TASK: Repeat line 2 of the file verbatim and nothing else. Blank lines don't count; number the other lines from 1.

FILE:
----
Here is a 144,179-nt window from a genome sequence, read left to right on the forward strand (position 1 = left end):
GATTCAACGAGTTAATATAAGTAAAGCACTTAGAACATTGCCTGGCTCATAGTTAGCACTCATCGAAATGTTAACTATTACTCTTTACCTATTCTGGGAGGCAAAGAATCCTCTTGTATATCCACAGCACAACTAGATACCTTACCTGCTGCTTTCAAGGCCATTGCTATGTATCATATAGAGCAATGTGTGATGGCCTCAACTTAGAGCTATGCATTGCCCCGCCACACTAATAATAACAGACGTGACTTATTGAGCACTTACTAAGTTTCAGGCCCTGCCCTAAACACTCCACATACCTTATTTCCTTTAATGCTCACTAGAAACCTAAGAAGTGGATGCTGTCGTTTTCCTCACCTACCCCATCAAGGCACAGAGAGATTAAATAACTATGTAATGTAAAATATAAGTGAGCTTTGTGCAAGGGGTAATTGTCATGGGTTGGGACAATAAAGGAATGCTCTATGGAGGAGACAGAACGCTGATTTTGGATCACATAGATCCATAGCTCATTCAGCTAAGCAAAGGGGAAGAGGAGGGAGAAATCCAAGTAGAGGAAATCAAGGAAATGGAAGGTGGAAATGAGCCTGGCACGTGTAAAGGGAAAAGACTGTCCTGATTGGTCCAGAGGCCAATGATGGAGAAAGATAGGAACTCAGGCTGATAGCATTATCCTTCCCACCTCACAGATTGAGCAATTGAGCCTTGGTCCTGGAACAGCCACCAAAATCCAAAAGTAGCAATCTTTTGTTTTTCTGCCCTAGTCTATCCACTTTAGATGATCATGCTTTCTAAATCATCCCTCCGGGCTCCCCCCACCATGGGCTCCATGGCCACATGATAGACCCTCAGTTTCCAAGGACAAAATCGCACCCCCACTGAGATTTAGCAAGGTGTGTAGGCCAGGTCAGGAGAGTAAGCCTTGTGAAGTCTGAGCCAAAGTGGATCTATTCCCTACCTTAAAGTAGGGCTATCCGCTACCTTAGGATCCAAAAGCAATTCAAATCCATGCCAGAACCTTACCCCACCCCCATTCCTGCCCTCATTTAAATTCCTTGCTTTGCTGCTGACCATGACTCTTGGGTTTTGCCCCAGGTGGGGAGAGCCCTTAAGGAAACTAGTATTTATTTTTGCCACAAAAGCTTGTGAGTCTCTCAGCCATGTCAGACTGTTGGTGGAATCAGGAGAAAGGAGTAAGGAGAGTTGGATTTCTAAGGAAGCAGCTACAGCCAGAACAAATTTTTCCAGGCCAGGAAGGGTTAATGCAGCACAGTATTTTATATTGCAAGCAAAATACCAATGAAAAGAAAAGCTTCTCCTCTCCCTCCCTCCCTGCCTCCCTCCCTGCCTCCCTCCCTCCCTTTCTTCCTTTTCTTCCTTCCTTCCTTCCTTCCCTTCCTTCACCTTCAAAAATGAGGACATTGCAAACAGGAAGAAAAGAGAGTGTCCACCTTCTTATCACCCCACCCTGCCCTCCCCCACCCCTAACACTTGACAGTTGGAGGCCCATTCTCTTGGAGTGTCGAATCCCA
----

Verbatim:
GATTCAACGAGTTAATATAAGTAAAGCACTTAGAACATTGCCTGGCTCATAGTTAGCACTCATCGAAATGTTAACTATTACTCTTTACCTATTCTGGGAGGCAAAGAATCCTCTTGTATATCCACAGCACAACTAGATACCTTACCTGCTGCTTTCAAGGCCATTGCTATGTATCATATAGAGCAATGTGTGATGGCCTCAACTTAGAGCTATGCATTGCCCCGCCACACTAATAATAACAGACGTGACTTATTGAGCACTTACTAAGTTTCAGGCCCTGCCCTAAACACTCCACATACCTTATTTCCTTTAATGCTCACTAGAAACCTAAGAAGTGGATGCTGTCGTTTTCCTCACCTACCCCATCAAGGCACAGAGAGATTAAATAACTATGTAATGTAAAATATAAGTGAGCTTTGTGCAAGGGGTAATTGTCATGGGTTGGGACAATAAAGGAATGCTCTATGGAGGAGACAGAACGCTGATTTTGGATCACATAGATCCATAGCTCATTCAGCTAAGCAAAGGGGAAGAGGAGGGAGAAATCCAAGTAGAGGAAATCAAGGAAATGGAAGGTGGAAATGAGCCTGGCACGTGTAAAGGGAAAAGACTGTCCTGATTGGTCCAGAGGCCAATGATGGAGAAAGATAGGAACTCAGGCTGATAGCATTATCCTTCCCACCTCACAGATTGAGCAATTGAGCCTTGGTCCTGGAACAGCCACCAAAATCCAAAAGTAGCAATCTTTTGTTTTTCTGCCCTAGTCTATCCACTTTAGATGATCATGCTTTCTAAATCATCCCTCCGGGCTCCCCCCACCATGGGCTCCATGGCCACATGATAGACCCTCAGTTTCCAAGGACAAAATCGCACCCCCACTGAGATTTAGCAAGGTGTGTAGGCCAGGTCAGGAGAGTAAGCCTTGTGAAGTCTGAGCCAAAGTGGATCTATTCCCTACCTTAAAGTAGGGCTATCCGCTACCTTAGGATCCAAAAGCAATTCAAATCCATGCCAGAACCTTACCCCACCCCCATTCCTGCCCTCATTTAAATTCCTTGCTTTGCTGCTGACCATGACTCTTGGGTTTTGCCCCAGGTGGGGAGAGCCCTTAAGGAAACTAGTATTTATTTTTGCCACAAAAGCTTGTGAGTCTCTCAGCCATGTCAGACTGTTGGTGGAATCAGGAGAAAGGAGTAAGGAGAGTTGGATTTCTAAGGAAGCAGCTACAGCCAGAACAAATTTTTCCAGGCCAGGAAGGGTTAATGCAGCACAGTATTTTATATTGCAAGCAAAATACCAATGAAAAGAAAAGCTTCTCCTCTCCCTCCCTCCCTGCCTCCCTCCCTGCCTCCCTCCCTCCCTTTCTTCCTTTTCTTCCTTCCTTCCTTCCTTCCCTTCCTTCACCTTCAAAAATGAGGACATTGCAAACAGGAAGAAAAGAGAGTGTCCACCTTCTTATCACCCCACCCTGCCCTCCCCCACCCCTAACACTTGACAGTTGGAGGCCCATTCTCTTGGAGTGTCGAATCCCA